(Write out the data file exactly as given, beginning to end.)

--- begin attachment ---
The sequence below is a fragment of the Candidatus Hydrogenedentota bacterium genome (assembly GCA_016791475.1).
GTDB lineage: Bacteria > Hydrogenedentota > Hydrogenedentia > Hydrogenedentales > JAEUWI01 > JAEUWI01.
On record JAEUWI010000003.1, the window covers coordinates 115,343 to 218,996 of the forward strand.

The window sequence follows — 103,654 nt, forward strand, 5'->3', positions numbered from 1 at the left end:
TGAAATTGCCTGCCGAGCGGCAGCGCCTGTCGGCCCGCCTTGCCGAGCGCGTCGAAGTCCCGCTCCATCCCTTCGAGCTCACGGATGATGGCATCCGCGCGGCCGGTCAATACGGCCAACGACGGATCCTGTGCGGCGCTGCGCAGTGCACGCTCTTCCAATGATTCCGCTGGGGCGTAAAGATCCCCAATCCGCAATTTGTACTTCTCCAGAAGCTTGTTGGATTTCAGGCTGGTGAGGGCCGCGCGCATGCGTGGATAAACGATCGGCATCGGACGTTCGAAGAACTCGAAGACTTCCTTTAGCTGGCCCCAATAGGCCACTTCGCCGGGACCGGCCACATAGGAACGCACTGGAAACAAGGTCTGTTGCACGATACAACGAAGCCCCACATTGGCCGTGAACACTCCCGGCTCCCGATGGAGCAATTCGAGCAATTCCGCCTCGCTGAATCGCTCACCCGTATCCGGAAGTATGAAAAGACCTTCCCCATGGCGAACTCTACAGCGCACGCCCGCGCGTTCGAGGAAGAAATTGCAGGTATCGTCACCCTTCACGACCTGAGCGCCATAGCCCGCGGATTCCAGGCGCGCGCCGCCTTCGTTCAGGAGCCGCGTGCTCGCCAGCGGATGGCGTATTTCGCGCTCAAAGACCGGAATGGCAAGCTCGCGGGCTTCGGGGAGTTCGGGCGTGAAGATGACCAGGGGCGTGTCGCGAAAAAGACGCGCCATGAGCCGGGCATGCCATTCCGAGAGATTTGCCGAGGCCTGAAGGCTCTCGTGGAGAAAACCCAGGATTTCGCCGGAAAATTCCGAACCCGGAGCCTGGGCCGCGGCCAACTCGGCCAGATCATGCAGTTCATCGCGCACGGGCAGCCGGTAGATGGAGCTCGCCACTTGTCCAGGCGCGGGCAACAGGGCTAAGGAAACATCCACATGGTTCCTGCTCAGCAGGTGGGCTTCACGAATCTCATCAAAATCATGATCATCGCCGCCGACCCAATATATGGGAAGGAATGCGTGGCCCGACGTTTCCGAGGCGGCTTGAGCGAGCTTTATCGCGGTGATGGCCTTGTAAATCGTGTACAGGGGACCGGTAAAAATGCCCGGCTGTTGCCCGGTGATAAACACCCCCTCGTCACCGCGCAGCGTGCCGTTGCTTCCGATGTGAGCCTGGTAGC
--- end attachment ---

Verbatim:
The sequence below is a fragment of the Candidatus Hydrogenedentota bacterium genome (assembly GCA_016791475.1).
GTDB lineage: Bacteria > Hydrogenedentota > Hydrogenedentia > Hydrogenedentales > JAEUWI01 > JAEUWI01.
On record JAEUWI010000003.1, the window covers coordinates 115,343 to 218,996 of the forward strand.

The window sequence follows — 103,654 nt, forward strand, 5'->3', positions numbered from 1 at the left end:
TGAAATTGCCTGCCGAGCGGCAGCGCCTGTCGGCCCGCCTTGCCGAGCGCGTCGAAGTCCCGCTCCATCCCTTCGAGCTCACGGATGATGGCATCCGCGCGGCCGGTCAATACGGCCAACGACGGATCCTGTGCGGCGCTGCGCAGTGCACGCTCTTCCAATGATTCCGCTGGGGCGTAAAGATCCCCAATCCGCAATTTGTACTTCTCCAGAAGCTTGTTGGATTTCAGGCTGGTGAGGGCCGCGCGCATGCGTGGATAAACGATCGGCATCGGACGTTCGAAGAACTCGAAGACTTCCTTTAGCTGGCCCCAATAGGCCACTTCGCCGGGACCGGCCACATAGGAACGCACTGGAAACAAGGTCTGTTGCACGATACAACGAAGCCCCACATTGGCCGTGAACACTCCCGGCTCCCGATGGAGCAATTCGAGCAATTCCGCCTCGCTGAATCGCTCACCCGTATCCGGAAGTATGAAAAGACCTTCCCCATGGCGAACTCTACAGCGCACGCCCGCGCGTTCGAGGAAGAAATTGCAGGTATCGTCACCCTTCACGACCTGAGCGCCATAGCCCGCGGATTCCAGGCGCGCGCCGCCTTCGTTCAGGAGCCGCGTGCTCGCCAGCGGATGGCGTATTTCGCGCTCAAAGACCGGAATGGCAAGCTCGCGGGCTTCGGGGAGTTCGGGCGTGAAGATGACCAGGGGCGTGTCGCGAAAAAGACGCGCCATGAGCCGGGCATGCCATTCCGAGAGATTTGCCGAGGCCTGAAGGCTCTCGTGGAGAAAACCCAGGATTTCGCCGGAAAATTCCGAACCCGGAGCCTGGGCCGCGGCCAACTCGGCCAGATCATGCAGTTCATCGCGCACGGGCAGCCGGTAGATGGAGCTCGCCACTTGTCCAGGCGCGGGCAACAGGGCTAAGGAAACATCCACATGGTTCCTGCTCAGCAGGTGGGCTTCACGAATCTCATCAAAATCATGATCATCGCCGCCGACCCAATATATGGGAAGGAATGCGTGGCCCGACGTTTCCGAGGCGGCTTGAGCGAGCTTTATCGCGGTGATGGCCTTGTAAATCGTGTACAGGGGACCGGTAAAAATGCCCGGCTGTTGCCCGGTGATAAACACCCCCTCGTCACCGCGCAGCGTGCCGTTGCTTCCGATGTGAGCCTGGTAGC